In a series of pieces during the past two weeks (see here, here, and here), I’ve laid out the evidence for two propositions: The president’s economic record will be at the heart of the 2012 election, and he cannot win without focusing on the heartland — the swing states stretching from Pennsylvania to Iowa.
The case for the first proposition goes as follows:
To an extent that we haven’t seen since 1992 (and maybe not even then), the 2012 election will focus on a single issue: economic growth and job creation.
For that reason above all, President Obama will be waging an uphill battle for reelection, because the American people are giving his management of the economy very low grades. (Recent CBS/NYT surveys have placed approval of his performance on the economy and job creation at below 40 percent.)
While for understandable reasons the president’s campaign team wants to turn the election into a choice between two futures, the odds of success for that strategy seem low. Most political scientists who have studied the question conclude that when there’s an incumbent in the race, the principal issue is that candidate’s job performance. (That’s why Reagan’s “Are you better off…” was such a killer question against Carter in 1980.)
President Obama, therefore, has no choice but to address the economic question head-on, which will require him to offer a much more persuasive defense of his record than he has up to now.
The case for my second proposition — the Heartland Strategy — is this:
The president’s team hopes to recreate the “new majority” strategy that expanded the playing field and led to victories in states such as Virginia, North Carolina, Colorado, and Nevada in 2008 and perhaps Arizona and Georgia as well in 2012. This does not seem realistic, however: while the president’s support among African Americans remains strong, it has dropped sharply among Hispanics disappointed by what they see as his failure to push for comprehensive immigration reform and his administration’s aggressive deportation strategy. And every survey and focus group points to diminished enthusiasm among the young adults whose relentless networking on Obama’s behalf contributed significantly to his historic victory.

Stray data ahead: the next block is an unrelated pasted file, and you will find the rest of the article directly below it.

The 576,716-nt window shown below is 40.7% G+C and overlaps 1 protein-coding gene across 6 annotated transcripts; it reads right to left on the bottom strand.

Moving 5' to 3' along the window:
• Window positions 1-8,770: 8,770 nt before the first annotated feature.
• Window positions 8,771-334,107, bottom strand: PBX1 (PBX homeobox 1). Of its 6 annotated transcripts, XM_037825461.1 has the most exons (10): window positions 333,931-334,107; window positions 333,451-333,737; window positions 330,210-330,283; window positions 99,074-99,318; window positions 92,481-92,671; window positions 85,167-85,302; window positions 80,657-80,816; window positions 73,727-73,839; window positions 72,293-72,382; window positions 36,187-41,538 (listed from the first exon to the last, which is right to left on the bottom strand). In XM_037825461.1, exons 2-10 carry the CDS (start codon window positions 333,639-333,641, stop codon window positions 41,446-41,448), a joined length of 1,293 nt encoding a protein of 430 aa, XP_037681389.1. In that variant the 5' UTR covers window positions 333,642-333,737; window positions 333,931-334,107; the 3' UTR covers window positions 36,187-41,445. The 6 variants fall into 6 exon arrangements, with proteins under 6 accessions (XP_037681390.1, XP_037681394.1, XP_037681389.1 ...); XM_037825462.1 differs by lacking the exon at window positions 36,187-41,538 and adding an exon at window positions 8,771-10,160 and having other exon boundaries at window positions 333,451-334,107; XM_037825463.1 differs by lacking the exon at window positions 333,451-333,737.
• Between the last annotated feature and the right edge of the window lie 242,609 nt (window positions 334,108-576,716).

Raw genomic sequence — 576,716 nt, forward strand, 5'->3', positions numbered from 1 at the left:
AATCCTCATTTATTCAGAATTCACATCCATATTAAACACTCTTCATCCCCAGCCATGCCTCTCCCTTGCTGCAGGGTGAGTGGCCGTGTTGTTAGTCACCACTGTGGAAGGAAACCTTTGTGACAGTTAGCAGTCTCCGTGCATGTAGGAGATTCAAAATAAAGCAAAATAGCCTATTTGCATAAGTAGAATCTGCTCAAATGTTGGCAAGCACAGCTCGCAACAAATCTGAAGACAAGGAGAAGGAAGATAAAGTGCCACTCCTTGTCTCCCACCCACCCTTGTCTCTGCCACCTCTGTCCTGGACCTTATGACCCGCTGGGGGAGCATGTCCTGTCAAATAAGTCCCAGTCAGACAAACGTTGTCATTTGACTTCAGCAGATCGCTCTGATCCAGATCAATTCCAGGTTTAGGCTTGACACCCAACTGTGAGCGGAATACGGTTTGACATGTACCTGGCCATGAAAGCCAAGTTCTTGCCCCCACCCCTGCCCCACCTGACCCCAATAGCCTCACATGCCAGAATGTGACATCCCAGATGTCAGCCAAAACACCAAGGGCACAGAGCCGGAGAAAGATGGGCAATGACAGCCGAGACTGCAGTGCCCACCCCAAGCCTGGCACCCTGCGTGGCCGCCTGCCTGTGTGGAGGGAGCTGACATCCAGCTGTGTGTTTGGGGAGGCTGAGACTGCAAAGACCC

To make matters worse, the president’s numbers in Florida are dismal, he trails likely Republican nominee Mitt Romney by 10 points in New Hampshire, and he has no chance of repeating his 2008 miracle victory in Indiana.
These facts underscore the crucial importance of the heartland states — especially Ohio and Pennsylvania. As a matter of history and simple arithmetic, is very unlikely that President Obama can be reelected without carrying them both.
Although Pennsylvania is usually 3 to 4 points more Democratic than Ohio, the evidence suggests that Obama is surprisingly weak there and needs to do some real work to shore up his standing in a state that Democrats often regard as being in the bag.
As for Ohio, the last Democrat to take the White house without winning that state was John Kennedy, who did it with electoral votes from Texas and other southern states that Obama will not receive. (The last Republican to win the presidency without Ohio? There hasn’t been one since the founding of the party in the 1850s.)
Ohio is pivotal, election after election, because it is a demographic and political microcosm of the country. If a presidential candidate can win a majority there, he or she can almost certainly do so in the nation as well. And that’s why both parties should pay close attention to the results of last week’s election, in which the Ohio electorate overwhelmingly rejected both Gov. Kasich’s assault on public sector unions and the individual mandate at the heart of President Obama’s health reform law.
If these two core propositions are correct — if the 2012 election will be about Obama’s economic stewardship and will be won or lost in the heartland — then the key question is this: How can the president defend his economic record in a region much of which has not enjoyed robust growth for quite some time?